This week’s news collection includes reports that the NHS is recruiting pharmacists to work in care homes across country. Elsewhere, we report on the sad news of Stephen Hawking’s passing this week.
Pharmacists in UK Care Homes
The NHS is attempting to reduce the amount of unnecessary medicines taken by the elderly residents of UK Care Homes. A recent trial has shown that medicines being reviewed by pharmacists on a regular basis can yield an annual drug costs saving of £249, and greatly improve residents’ quality of life.
It’s thought that a huge group of 70-90 year olds currently living in care homes are being over-medicated. One pharmacist, Eleesha Pentiah, spends a day in a care home to go through the residents medications and see if they can be reduced or changed. She says:
“I had an 85-year-old man who was on co-codamol after surgery, but that made him feel fuzzy so we put him on regular paracetamol instead, which was much better. Sometimes it’s as simple as altering doses of medication, taking into account lowering blood pressure as people get older and more frail. Before, they might have been on a list to see the GP – but they don’t always have enough time to analyse it all.”
Having a pharmacist available at all times will mean care home residents won’t have to visit a GP, they can receive the advice they need without taking a trip to the doctors. ‘A pill for every ill’ means that the elderly are taking far more tablets a day than they may need, and this could be having a negative effect. Sandra Gidley, chair of the Royal Pharmaceutical Society believes that:
“This is a great start towards improving the care of elderly care home residents by making the most of the skills that pharmacists have to offer.”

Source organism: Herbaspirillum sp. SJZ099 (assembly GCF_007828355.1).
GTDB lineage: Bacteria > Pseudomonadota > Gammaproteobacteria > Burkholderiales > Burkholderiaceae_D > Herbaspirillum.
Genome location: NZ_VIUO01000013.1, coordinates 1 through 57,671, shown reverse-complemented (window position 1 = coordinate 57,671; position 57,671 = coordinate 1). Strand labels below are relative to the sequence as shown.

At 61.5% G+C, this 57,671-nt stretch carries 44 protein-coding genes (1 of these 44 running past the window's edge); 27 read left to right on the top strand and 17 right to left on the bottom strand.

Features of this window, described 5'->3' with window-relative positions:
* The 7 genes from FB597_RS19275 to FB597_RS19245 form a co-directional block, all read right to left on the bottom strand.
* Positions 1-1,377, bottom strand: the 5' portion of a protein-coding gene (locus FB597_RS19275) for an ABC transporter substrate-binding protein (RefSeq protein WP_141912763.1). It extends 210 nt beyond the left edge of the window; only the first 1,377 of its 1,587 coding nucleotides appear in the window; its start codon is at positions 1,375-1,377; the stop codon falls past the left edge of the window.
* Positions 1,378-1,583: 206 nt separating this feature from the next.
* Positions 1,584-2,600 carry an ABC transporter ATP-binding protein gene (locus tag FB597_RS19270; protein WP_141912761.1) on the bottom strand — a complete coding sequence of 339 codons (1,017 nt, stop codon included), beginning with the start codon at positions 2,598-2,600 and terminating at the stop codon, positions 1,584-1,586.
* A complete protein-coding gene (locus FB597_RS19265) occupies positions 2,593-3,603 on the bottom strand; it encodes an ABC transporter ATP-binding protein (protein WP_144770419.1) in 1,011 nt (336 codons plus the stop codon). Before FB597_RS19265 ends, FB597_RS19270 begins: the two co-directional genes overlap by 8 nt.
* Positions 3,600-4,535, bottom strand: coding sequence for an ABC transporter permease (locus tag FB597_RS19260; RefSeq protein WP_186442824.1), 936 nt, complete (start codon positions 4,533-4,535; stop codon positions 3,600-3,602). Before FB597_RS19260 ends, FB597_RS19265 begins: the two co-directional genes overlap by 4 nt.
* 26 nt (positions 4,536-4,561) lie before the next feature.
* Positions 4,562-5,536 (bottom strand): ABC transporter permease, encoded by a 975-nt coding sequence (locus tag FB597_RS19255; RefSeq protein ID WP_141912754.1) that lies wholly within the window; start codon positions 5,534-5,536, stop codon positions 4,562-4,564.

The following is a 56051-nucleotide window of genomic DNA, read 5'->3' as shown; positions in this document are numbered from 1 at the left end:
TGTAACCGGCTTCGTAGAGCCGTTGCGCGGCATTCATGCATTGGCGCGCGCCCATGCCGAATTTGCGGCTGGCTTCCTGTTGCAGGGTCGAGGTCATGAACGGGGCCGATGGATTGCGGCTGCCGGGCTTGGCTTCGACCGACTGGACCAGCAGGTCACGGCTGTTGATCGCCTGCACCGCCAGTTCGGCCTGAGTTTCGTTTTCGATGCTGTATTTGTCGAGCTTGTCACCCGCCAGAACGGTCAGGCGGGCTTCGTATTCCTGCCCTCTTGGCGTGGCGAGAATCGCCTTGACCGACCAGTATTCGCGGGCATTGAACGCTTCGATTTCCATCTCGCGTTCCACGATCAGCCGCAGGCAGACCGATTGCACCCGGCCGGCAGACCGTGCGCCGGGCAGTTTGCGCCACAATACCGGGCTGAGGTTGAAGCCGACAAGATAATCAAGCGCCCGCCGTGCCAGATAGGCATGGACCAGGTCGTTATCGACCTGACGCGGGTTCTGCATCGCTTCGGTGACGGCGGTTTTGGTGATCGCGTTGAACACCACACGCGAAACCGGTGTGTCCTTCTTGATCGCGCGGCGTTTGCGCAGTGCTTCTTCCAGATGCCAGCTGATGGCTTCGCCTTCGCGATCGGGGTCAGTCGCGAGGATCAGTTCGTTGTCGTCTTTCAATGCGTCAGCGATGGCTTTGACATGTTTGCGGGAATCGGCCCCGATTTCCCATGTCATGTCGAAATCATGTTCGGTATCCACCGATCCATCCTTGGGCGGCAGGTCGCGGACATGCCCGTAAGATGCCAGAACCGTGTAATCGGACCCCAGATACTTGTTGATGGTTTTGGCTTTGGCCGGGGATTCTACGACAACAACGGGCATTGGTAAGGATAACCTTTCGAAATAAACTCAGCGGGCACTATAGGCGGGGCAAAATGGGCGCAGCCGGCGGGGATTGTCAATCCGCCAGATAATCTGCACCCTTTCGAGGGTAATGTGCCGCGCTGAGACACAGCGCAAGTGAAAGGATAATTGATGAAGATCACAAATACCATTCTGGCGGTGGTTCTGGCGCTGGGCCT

Studies indicate that one in 12 of elderly hospital admissions are medicine related and putting more pharmacists in care homes can make way for positive change. Pharmacists are going to be recruited soon with the aim to get the program started in the Summer.
Visionary Physicist Stephen Hawking Dies Aged 76
Stephen Hawking was an English theoretical physicist, author, cosmologist and held the position of Director of Reasearch at the Centre for Theoretical Cosmology at the University of Cambridge. With over 16 awards and achievements to his name, Stephen Hawking is perhaps the most famous and inspirational physicist of his time.
Sadly, on Wednesday March 14 Hawking passed away peacefully in the early hours of the morning. Tributes have been flooding in since the announcement of his death, Prime Minister Theresa May has rightly called Hawking a “brilliant and extraordinary mind” and “one of the great scientists of his generation.”
At the age of 22, Hawking was diagnosed with a rare form of Motor Neuron Disease and given only a few years to live. However, he amazed doctors and continued to study physics and significantly outlived those few years. His astounding story captured our hearts when his story was adapted for the big screen, where he was portrayed by Oscar winner Eddie Redmayne.
Hawking was science’s brightest star, his wicked sense of humour and intellect coupled with his deteriorating illness made him stand out as a symbol for the endless possibilities of the human mind and body.
Stephen Hawking’s work and determination through his lifelong illness will continue to amaze and inspire generations to come.
❝ One, remember to look up at the stars and not down at your feet. Two, never give up work. Work gives you meaning and purpose and life is empty without it. Three, if you are lucky enough to find love, remember it is there and don’t throw it away.❞ – Stephen Hawking